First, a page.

Prime Minister Scott Morrison has led the Coalition to a stunning election victory on Saturday, securing a third term in government.
The Liberal and National parties are on track to win at least 74 seats combined, while Labor is expected to win 66 with five still in play.
On Sunday, Mr Morrison and his wife Jenny attended their Pentecostal church in Sydney’s south.
In brief remarks to reporters, Mr Morrison thanked “all Australians across the country” particularly “the great people of the Sutherland Shire”, where his electorate of Cook is located.
The prime minister said he was also thankful to “live in the greatest country in the world”.
Congratulations were coming thick and fast, including from US President Donald Trump and former prime minister Malcolm Turnbull.
‘Always believed in miracles’
Less than a year after the Liberals dumped Malcolm Turnbull, Mr Morrison defied months of bad polls to triumph on Saturday.
A swing towards the Liberal National Party in Queensland was crucial to his victory, with the conservatives holding key marginal seats and gaining two seats, Longman and Herbert.
In his victory speech on Saturday night, Mr Morrison told Liberal Party faithful: “I have always believed in miracles”.
Questions are now being asked about where Labor went wrong and why its policy platform to ramp up action on climate change and spend more on health, bankrolled by tax changes, failed to impress voters in key seats.
Bill Shorten conceded defeat on Saturday, announcing he will step down as party leader following the shock loss.
“I know you’re all hurting and I am too,” he told Labor faithful in Melbourne.
As the Liberal crowd chanted “ScoMo”, the Liberal leader promised to get straight “back to work”.
Despite trailing in the polls for months leading into the election, the Liberals and National party performed far better than predicted, while Labor failed to pick up seats it was targeting.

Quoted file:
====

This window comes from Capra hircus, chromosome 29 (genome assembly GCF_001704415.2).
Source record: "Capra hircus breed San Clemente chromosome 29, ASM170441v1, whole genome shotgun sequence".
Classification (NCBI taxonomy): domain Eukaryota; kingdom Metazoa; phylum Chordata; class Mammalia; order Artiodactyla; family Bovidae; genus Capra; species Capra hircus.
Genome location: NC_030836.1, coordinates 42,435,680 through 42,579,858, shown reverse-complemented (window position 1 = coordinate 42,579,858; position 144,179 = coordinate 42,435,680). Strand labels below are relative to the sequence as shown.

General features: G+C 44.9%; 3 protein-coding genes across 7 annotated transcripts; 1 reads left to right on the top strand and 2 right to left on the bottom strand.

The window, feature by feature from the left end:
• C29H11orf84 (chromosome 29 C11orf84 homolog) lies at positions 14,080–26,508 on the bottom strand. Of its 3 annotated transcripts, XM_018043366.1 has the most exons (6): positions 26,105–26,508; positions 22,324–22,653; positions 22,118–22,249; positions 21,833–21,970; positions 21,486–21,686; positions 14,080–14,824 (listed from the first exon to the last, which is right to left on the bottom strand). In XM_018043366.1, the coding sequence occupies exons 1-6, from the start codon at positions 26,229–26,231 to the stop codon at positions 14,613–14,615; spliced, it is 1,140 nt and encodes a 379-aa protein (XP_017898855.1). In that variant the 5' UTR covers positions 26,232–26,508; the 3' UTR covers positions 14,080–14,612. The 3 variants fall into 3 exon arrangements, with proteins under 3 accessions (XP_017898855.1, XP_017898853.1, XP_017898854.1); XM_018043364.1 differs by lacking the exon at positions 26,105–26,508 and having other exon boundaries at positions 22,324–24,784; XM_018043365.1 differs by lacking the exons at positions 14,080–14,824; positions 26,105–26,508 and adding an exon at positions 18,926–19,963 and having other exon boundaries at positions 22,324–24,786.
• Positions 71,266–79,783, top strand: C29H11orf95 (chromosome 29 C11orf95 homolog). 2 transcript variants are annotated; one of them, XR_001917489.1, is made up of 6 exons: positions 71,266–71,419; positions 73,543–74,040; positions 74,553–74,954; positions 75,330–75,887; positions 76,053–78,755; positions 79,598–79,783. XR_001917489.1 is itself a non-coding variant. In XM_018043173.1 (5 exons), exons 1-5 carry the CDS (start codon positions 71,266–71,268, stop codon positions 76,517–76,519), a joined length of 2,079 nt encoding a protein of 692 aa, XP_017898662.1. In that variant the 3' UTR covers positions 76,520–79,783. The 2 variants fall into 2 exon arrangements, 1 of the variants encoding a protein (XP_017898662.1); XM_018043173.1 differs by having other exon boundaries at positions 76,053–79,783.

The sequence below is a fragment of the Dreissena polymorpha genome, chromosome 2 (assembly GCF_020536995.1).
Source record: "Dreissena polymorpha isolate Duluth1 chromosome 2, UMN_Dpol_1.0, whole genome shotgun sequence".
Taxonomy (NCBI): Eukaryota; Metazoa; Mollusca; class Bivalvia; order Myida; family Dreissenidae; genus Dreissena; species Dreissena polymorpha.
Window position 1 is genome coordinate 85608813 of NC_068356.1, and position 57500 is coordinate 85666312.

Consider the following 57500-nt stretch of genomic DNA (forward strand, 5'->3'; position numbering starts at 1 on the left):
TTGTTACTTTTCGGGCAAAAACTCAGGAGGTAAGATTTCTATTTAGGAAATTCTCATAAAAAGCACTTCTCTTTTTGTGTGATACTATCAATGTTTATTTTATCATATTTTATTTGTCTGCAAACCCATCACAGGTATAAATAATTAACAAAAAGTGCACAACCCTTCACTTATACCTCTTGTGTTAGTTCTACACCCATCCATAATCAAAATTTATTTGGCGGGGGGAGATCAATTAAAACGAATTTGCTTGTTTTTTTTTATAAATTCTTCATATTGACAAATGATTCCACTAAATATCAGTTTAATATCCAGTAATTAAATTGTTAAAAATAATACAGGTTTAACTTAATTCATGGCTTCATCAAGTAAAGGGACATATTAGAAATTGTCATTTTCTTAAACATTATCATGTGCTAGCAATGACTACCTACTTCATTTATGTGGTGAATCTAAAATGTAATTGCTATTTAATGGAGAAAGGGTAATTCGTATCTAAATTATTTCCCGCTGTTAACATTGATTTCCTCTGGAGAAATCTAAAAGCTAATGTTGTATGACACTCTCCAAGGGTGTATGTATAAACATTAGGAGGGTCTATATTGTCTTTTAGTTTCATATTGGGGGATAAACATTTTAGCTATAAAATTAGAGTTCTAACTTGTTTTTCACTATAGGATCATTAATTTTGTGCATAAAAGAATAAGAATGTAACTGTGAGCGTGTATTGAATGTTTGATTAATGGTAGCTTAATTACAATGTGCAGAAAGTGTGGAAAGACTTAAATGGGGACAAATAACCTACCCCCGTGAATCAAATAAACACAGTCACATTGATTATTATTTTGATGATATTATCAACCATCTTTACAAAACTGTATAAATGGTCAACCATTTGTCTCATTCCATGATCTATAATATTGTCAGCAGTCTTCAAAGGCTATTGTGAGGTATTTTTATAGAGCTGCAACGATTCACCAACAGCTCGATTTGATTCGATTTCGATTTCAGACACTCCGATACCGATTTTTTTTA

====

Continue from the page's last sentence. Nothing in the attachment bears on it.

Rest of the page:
“Tonight is not about me or it’s not about even the Liberal Party,” Mr Morrison said.
“Tonight is about every single Australian who depends on their government to put them first.”
But former foreign minister Julie Bishop said it was Mr Morrison’s presidential-style campaign that had led to victory.
“If Scott Morrison pulls this off he will be forever immortalised in the history of the Liberal Party – he will be confirmed enduring fame if he is able to find that goat track back,” she told the Nine Network.
“Actually, it’s a single lane highway now.”
As the polls closed on Australia’s east coast on Saturday evening, Labor was optimistic of winning, but early results soon dashed their hopes.
The upbeat mood in the Labor Party function in Melbourne faded as the night went on with supporters becoming tense and then dejected.
A handful of seats are still in doubt. Of those, Labor is ahead in Boothby and Cowan, the Liberals lead in Macquarie and Chisholm and independent Kerryn Phelps has an edge in Wentworth over the Liberals’ Dave Sharma.
The crossbench is set to include independents Andrew Wilkie, Helen Haines and Ms Steggall, Katter’s Australian Party leader Bob Katter, the Centre Alliance’s Rebekha Sharkie and the Greens’ Adam Bandt.
The Liberals benefited from a strong flow of preferences from Clive Palmer’s United Australia Party and Pauline Hanson’s One Nation, which together gained almost 6.5 per cent of the national primary vote.
In one of the most hotly contested seats, former prime minister Tony Abbott lost to independent Zali Steggall.
Mr Abbott suffered a huge swing against him of almost 14 per cent, according to the Australian Electoral Commission.
In his concession speech, Mr Abbott focussed on the better-than-expected overall result for the Coalition.
“What’s best for the country is not so much who wins or loses Warringah, but who forms, or does not form, a government in Canberra,” Mr Abbott told his supporters.
“And tonight we can be extraordinarily confident, more confident than we ever had any right to expect, that we will have continued good Liberal-National government.”
Senior Liberal MP Peter Dutton hung on to his marginal seat of Dickson with a swing towards him.
Treasurer Josh Frydenberg also fought off a challenge from the Greens Julian Burnside and independent Oliver Yates to retain Kooyong in Melbourne, despite a swing against him.
Labor frontbencher Brendan O’Connor said it had been a tough night and he was “disappointed for the Australian people”.
He declined to say what would happen with Labor leader Bill Shorten, who had held the position for six years.
“There will be a lot of reflection for the Labor party in relation to policies and personnel, but that is something for another time,” he told Nine.
Additional reporting by AAP